Overtime for Employees Paid on an Annual Basis: Quebec’s Superior Court Denies Class Action Authorization

In its recent decision in Godin c. Aréna des Canadiens inc. (Decision), the Québec Superior Court (Court) refused to authorize an employment class action against Aréna des Canadiens inc. and Aréna du Rocket inc. (Arenas).

The plaintiffs claimed that salaried employees were entitled under Quebec law to overtime pay if they worked more than 40 hours in one week. In Quebec, entitlement to overtime pay is a matter typically addressed by an employment standards commission called the Commission des normes, de l’équité, de la santé et de la sécurité du travail (CNESST), however, in this case, the plaintiffs had commenced a class action without the involvement of CNESST and sought to obtain overtime pay under section 55 of Quebec’s Act respecting labour standards (Act).

The Court dismissed the motion for authorization of the class action and confirmed that pursuant to section 55 of the Act, employees who are paid on an annual basis are not entitled to overtime pay for hours worked beyond the regular 40-hour workweek as set out in the Act. The Court confirmed that the Act does not prohibit remuneration on an annual basis and that the Quebec legislature allows overtime pay only to employees paid on an hourly wage.

Furthermore, the Court cautioned against the use of a class action in the context of monetary claims under the Act, noting that the principles of proportionality and sound administration of justice do not argue in favour of allowing such class actions to proceed, as the CNESST may make monetary claims under the Act on behalf of an employee or a group of employees, which is a faster, more efficient and less costly recourse for employees than a class action.

BACKGROUND

The plaintiffs, two former Arenas employees (Plaintiffs), had been employed by the Arenas pursuant to employment contracts whereby the work schedule was determined by the Plaintiffs’ supervisor based on need; work hours would therefore vary. However, regardless of the number of hours worked, the Plaintiffs’ pay never fluctuated. The Plaintiffs received an annual salary divided into 24 pay instalments per year.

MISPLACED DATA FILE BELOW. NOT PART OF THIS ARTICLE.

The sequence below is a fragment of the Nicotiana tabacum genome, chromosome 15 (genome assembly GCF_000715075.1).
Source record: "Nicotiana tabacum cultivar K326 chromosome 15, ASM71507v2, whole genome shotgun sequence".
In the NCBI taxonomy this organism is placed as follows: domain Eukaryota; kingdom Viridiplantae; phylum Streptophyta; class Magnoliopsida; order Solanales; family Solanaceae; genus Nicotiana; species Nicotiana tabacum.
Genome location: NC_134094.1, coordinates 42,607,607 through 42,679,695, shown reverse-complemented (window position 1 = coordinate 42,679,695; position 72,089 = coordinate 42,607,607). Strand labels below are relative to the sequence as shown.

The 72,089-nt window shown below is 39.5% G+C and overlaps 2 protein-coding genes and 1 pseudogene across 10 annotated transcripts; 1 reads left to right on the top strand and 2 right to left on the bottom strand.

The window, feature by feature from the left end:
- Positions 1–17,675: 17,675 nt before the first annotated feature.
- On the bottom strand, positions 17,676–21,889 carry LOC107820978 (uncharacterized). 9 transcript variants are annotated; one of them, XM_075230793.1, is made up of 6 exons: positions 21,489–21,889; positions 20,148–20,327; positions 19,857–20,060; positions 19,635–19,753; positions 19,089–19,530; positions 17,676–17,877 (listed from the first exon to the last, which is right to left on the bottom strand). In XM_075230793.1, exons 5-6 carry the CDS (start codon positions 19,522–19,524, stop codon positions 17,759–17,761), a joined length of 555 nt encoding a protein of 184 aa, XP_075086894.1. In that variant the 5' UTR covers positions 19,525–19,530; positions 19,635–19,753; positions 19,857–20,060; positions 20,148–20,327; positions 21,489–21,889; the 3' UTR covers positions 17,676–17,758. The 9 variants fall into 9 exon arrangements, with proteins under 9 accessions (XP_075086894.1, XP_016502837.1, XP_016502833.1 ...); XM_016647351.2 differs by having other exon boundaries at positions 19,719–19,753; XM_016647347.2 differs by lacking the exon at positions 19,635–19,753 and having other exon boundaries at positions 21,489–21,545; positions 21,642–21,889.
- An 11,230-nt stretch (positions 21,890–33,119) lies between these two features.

According to the Plaintiffs’ respective schedules, the Arenas granted leave based on the Plaintiffs’ assignments, and the duration of such leave did not depend on the number of hours worked or the hours worked during a given week. The Plaintiffs argued that despite their remuneration being on an annual basis, it was possible for the Arenas to determine their usual hourly wage and, in short, for the Plaintiffs to obtain overtime pay for hours worked beyond the regular 40-hour workweek as set out in the Act.

DECISION

The three causes of action of the Plaintiffs can be summarized as follows:

  1. Remuneration of an employee on an annual basis does not allow an employer to circumvent the overtime pay provisions of the Act
  2. The control exercised by the Arenas over the Plaintiffs’ work hours made it possible to determine the Plaintiffs’ usual hourly wage for the purpose of calculating overtime pay
  3. Section 39(1) of the Act allows for the CNESST to determine an usual hourly wage for each employee.

Under Quebec law, the criteria for authorizing a class action are set out in article 575 of the Code of Civil Procedure (CCP):

575. The court authorizes the class action and appoints the class member it designates as representative plaintiff if it is of the opinion that

(1) the claims of the members of the class raise identical, similar or related issues of law or fact;

(2) the facts alleged appear to justify the conclusions sought;

(3) the composition of the class makes it difficult or impracticable to apply the rules for mandates to take part in judicial proceedings on behalf of others or for consolidation of proceedings; and

(4) the class member appointed as representative plaintiff is in a position to properly represent the class members.

As the Court pointed out, these criteria are cumulative: if any one criterion is not met, the authorization must be refused. The Court concluded that, in this Decision, criteria (1) and (4) had been met, whereas criteria (2) and (3) had not.

After analyzing the criteria set out in sub-section 575(2) of the CCP, the Court determined that there was no arguable case with respect to the first cause of action, noting that both doctrine and caselaw were unanimous on the matter: To the extent that an employee is truly paid on the basis of an annual salary, regardless of the number of hours worked, such employee is not entitled to receive overtime pay based on his or her “usual hourly wage”, as no such wage exists for that employee.